The Characters

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Although Potok is a traditional writer who believes in the primacy of plot, some of his characters seem to stand more for views that Potok wants to put forth than as people integral to the storyline. This is especially true of Channah and Michael Chandal, who seem most substantial when...

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Although Potok is a traditional writer who believes in the primacy of plot, some of his characters seem to stand more for views that Potok wants to put forth than as people integral to the storyline. This is especially true of Channah and Michael Chandal, who seem most substantial when they are espousing the primacy of human rights and their commitment to Communism as a means to create an international community. As characters, however, they tend to blend into the background in the novel.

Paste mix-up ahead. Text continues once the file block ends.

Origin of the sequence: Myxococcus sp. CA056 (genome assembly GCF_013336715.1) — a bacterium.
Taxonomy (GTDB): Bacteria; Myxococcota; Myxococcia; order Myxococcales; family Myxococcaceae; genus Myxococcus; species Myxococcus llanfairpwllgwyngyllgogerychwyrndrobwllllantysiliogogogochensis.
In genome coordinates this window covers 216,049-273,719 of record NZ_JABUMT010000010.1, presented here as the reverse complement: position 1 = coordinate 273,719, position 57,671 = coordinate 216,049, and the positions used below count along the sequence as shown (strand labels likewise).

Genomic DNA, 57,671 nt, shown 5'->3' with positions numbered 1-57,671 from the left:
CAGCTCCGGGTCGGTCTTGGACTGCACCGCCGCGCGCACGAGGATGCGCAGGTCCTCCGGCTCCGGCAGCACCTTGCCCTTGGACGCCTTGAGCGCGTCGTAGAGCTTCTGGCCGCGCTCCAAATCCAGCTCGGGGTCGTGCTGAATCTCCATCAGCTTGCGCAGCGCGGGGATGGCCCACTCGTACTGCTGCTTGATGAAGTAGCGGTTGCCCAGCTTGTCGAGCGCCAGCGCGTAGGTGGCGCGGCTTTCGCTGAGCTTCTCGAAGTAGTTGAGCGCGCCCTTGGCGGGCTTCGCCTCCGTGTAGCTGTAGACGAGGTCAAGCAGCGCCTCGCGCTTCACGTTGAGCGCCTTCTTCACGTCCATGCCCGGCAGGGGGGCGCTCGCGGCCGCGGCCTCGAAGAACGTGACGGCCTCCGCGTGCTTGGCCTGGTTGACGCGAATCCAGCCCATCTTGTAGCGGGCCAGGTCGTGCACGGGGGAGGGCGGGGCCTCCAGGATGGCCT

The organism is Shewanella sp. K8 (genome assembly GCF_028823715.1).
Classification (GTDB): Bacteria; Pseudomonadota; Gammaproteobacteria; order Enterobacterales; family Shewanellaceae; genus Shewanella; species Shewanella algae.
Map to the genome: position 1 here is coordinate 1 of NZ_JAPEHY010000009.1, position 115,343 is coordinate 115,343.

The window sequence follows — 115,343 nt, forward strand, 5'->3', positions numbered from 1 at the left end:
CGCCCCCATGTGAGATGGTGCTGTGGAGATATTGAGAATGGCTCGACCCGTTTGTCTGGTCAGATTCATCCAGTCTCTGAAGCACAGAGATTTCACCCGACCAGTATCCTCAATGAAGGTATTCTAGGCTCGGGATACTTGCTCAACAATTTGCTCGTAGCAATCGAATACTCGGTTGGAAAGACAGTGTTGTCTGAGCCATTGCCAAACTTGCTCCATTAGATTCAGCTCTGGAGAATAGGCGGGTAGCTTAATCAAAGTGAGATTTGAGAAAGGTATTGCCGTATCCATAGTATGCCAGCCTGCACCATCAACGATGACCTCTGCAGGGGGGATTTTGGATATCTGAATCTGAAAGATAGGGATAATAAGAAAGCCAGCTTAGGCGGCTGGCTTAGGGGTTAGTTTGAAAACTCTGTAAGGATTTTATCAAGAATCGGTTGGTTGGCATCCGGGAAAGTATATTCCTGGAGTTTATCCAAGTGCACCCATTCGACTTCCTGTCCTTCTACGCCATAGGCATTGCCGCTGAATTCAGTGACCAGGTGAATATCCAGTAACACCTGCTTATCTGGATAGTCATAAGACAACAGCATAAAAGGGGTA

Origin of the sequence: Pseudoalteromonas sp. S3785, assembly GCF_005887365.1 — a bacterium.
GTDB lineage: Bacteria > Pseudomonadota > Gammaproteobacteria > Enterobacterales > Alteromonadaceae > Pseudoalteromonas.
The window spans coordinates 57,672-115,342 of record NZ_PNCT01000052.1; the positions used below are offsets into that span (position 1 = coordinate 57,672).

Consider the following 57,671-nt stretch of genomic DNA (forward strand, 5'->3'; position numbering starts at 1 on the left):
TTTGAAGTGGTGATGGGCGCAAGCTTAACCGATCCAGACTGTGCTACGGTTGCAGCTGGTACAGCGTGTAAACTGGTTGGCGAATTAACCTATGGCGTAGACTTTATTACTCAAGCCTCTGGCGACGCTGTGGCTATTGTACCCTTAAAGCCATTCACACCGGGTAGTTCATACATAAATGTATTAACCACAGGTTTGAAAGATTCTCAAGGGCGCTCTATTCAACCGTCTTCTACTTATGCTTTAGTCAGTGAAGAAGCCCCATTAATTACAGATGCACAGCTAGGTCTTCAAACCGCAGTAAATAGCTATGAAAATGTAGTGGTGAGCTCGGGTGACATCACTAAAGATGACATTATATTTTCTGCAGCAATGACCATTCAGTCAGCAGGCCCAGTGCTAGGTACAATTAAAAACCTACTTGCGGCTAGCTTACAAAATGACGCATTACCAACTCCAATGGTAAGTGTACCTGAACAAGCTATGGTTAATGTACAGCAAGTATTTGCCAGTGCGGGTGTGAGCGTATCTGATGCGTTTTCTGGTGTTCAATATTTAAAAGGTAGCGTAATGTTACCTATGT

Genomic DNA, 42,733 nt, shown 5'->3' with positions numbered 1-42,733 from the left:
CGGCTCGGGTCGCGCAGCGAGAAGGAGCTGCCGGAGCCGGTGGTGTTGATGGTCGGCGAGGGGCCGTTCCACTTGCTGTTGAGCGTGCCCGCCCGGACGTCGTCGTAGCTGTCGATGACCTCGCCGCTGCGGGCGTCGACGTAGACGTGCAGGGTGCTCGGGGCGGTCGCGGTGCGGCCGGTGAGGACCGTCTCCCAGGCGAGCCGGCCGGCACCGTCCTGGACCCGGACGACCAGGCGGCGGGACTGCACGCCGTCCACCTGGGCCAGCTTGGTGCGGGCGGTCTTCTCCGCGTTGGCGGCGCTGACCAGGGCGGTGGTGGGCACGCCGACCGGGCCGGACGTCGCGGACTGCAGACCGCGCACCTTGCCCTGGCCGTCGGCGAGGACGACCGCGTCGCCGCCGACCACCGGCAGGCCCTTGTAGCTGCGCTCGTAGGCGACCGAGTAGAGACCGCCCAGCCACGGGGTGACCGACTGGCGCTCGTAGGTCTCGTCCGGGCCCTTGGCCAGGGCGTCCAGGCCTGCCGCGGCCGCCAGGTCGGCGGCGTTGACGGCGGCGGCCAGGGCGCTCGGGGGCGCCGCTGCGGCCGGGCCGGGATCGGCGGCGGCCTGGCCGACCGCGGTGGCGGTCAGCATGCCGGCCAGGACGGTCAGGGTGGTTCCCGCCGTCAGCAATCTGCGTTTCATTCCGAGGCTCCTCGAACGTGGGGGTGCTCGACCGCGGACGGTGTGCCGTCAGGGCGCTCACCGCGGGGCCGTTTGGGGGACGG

The same kind of one-dimensionality is suggested by Sarah Chandal and Ezra Dinn. Although the actions of both are important to the story line, their primary usefulness—especially Dinn’s—seems to be as spokespeople for the Christian and Orthodox perspectives that Potok wants to detail. The characters of Ruthie Helfman and David Dinn also serve to present religious information, but because they are in closer contact with the day-to-day musings of Davita—the most fully developed character in the novel—they seem more real somehow.

Davita is the character on whom the novel rests. Her acute perceptions carry the reader along as she tries to make sense of the world around her and as she comes to rely more and more on what she finds within. In the first chapter, the reader learns that Davita is telling the story as she looks back in time. This at least partially accounts for her ways of thinking and speaking, for Davita’s perceptions in the novel are not those of a typical child. The accumulated wisdom that overlays her observations may create a sense of incongruity for some readers.